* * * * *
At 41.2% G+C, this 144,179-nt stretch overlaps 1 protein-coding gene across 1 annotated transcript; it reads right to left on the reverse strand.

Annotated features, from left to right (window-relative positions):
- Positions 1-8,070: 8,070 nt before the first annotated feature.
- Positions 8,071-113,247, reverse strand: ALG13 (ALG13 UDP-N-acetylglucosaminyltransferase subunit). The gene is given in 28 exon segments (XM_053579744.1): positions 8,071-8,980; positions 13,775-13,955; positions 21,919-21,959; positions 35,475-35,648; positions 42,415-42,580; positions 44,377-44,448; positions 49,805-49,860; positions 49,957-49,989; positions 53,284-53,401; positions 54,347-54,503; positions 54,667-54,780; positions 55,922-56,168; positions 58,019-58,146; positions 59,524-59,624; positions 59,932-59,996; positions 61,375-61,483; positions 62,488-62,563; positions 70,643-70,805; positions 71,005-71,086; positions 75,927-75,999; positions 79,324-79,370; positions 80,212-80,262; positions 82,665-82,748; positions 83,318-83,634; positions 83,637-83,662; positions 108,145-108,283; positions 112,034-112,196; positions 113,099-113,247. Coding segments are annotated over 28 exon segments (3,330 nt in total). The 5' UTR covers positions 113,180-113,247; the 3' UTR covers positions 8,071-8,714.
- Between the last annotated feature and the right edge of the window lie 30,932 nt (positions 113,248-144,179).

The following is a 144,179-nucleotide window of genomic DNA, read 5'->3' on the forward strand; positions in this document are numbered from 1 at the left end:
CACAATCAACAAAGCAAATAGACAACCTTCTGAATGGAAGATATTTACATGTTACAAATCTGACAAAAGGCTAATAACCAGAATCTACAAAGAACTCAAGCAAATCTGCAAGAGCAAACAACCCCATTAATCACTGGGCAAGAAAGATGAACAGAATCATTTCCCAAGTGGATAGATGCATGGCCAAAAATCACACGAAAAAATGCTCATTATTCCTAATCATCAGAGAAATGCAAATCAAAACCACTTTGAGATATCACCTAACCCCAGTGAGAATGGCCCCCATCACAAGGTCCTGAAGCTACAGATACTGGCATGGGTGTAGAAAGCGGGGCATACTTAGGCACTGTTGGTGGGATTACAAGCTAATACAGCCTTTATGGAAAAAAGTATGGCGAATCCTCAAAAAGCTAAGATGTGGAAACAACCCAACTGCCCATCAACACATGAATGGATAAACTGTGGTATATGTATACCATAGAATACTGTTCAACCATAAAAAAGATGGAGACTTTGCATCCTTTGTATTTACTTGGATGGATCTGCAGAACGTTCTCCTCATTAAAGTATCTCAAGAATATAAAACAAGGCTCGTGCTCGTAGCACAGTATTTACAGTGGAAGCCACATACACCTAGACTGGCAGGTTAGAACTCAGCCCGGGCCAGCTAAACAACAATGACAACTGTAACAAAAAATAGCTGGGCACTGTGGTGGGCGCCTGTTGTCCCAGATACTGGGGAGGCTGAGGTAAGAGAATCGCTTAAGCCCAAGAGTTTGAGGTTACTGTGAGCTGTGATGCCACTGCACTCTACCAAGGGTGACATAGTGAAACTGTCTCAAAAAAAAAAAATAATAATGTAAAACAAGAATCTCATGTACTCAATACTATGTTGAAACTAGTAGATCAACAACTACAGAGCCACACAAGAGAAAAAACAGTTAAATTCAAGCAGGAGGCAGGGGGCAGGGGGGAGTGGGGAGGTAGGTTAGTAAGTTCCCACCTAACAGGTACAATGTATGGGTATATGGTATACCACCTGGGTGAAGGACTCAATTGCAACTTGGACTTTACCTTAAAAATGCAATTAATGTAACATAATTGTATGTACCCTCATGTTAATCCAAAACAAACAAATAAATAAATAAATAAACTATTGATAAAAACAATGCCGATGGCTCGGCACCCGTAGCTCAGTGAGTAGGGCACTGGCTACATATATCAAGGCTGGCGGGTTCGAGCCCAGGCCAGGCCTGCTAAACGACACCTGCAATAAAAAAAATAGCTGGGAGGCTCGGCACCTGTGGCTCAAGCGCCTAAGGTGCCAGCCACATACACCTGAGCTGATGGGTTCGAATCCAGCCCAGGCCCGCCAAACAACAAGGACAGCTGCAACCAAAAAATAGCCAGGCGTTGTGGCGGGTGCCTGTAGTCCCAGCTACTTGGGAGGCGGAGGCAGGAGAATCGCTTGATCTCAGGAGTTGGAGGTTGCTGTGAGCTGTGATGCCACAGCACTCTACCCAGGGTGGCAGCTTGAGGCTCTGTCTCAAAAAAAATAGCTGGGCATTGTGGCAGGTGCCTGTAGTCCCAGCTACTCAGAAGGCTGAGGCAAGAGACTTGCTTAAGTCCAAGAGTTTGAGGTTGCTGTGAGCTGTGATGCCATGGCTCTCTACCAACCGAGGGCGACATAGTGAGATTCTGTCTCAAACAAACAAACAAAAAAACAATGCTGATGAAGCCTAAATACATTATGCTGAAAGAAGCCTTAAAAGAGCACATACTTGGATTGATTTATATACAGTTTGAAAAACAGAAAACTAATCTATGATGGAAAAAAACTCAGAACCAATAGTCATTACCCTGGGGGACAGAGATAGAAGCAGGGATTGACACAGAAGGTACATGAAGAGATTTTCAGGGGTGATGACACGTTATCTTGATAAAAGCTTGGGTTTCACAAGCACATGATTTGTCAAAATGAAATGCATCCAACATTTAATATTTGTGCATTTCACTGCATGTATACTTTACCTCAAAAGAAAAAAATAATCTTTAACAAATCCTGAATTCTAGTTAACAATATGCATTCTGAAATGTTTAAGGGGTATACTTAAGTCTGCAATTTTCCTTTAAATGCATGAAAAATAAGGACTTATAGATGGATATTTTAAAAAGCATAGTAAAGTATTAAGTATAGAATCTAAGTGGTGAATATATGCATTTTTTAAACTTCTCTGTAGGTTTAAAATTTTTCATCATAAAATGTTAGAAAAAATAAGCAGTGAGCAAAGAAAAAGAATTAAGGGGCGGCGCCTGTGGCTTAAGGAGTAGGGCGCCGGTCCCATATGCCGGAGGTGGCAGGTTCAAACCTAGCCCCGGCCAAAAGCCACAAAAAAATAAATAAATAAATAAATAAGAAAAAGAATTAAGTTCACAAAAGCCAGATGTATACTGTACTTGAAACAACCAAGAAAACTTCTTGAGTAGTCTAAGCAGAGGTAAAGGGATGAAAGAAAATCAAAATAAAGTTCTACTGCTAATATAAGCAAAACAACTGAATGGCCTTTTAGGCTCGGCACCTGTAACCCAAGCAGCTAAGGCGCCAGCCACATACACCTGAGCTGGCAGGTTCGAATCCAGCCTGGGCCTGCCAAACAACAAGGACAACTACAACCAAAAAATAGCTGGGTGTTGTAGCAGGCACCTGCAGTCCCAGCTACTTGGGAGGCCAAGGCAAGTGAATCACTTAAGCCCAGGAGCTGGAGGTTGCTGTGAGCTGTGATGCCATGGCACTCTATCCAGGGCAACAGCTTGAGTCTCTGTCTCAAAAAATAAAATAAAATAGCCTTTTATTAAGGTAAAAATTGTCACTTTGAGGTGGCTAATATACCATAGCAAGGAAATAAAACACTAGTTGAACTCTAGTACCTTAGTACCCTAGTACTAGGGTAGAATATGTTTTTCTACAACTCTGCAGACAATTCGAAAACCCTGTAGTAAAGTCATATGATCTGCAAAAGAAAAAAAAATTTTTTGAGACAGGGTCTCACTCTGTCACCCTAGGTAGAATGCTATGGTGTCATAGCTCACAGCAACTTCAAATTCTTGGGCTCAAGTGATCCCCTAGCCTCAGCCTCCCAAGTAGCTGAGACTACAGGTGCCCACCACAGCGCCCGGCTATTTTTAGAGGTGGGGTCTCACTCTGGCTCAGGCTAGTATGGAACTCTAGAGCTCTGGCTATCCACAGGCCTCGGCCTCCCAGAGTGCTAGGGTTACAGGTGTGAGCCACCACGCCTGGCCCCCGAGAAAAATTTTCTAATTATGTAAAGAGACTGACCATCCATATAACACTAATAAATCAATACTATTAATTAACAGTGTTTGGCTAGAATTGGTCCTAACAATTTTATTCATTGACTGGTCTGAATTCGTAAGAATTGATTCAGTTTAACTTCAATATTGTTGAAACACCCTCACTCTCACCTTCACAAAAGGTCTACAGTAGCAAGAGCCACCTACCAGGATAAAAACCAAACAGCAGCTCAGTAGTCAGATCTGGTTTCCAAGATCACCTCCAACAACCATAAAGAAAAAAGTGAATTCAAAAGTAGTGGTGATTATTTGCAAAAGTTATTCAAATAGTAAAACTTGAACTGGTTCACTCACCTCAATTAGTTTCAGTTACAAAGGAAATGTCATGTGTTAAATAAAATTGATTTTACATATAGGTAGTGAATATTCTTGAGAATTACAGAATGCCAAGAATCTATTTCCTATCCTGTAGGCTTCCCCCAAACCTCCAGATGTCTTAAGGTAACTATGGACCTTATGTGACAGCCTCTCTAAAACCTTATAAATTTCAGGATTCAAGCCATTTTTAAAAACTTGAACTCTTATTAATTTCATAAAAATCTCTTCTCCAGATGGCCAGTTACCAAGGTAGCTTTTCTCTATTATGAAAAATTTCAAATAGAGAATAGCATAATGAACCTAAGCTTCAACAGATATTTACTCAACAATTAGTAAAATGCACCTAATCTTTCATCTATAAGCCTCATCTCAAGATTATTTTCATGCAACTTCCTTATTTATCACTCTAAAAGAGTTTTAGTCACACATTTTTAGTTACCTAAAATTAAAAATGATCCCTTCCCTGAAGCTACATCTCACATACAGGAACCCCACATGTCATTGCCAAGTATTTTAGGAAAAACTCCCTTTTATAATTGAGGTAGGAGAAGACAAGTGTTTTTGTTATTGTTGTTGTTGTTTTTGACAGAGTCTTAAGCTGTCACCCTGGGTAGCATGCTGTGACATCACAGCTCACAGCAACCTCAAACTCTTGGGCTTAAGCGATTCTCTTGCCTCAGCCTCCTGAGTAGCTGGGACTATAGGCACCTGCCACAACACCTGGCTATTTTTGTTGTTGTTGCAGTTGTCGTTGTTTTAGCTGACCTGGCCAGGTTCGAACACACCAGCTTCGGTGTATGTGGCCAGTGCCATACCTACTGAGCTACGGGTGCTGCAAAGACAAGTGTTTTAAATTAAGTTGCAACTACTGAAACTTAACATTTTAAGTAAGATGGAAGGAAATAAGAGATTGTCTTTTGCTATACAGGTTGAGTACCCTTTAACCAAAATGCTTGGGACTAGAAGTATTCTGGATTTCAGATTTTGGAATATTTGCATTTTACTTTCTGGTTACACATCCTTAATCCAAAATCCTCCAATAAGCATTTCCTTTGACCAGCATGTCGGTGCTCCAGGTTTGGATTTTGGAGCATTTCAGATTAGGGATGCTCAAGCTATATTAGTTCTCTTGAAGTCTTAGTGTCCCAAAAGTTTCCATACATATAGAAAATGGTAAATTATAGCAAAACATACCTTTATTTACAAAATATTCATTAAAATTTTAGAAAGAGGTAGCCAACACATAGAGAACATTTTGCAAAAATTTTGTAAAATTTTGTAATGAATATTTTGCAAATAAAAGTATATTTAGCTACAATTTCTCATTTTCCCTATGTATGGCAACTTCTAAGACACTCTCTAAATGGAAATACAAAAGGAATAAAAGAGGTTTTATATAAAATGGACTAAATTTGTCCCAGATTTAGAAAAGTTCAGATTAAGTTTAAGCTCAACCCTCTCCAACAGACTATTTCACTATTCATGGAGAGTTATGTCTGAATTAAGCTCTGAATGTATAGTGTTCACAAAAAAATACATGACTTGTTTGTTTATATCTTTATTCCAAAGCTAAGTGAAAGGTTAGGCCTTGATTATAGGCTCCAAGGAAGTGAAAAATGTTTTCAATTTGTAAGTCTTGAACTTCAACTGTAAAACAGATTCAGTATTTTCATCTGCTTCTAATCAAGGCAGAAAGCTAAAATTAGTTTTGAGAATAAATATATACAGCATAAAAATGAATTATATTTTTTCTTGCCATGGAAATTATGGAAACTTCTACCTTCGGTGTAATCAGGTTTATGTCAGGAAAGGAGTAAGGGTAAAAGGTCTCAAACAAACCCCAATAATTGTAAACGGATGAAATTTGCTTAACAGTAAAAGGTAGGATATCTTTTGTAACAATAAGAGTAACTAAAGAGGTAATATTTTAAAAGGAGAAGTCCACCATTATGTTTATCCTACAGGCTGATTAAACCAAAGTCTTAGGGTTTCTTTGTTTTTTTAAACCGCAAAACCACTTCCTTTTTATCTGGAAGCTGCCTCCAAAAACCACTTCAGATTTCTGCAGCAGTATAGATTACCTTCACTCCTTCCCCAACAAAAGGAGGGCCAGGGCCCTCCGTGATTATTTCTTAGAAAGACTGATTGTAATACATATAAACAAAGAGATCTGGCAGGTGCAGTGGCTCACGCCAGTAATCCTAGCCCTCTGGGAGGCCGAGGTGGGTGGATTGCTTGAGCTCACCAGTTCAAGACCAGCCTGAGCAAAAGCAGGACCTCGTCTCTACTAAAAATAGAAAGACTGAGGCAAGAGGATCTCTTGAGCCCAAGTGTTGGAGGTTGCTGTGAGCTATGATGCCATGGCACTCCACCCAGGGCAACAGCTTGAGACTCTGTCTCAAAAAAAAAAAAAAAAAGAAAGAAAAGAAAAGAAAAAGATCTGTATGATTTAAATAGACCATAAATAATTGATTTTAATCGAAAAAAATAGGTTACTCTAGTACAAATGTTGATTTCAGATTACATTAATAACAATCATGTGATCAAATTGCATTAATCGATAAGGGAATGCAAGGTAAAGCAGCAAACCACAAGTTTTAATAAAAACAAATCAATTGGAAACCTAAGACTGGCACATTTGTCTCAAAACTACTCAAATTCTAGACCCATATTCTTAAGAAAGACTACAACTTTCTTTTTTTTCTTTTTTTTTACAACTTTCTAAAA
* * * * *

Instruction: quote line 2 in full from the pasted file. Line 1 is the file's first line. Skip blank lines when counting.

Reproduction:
Annotated features, from left to right (window-relative positions):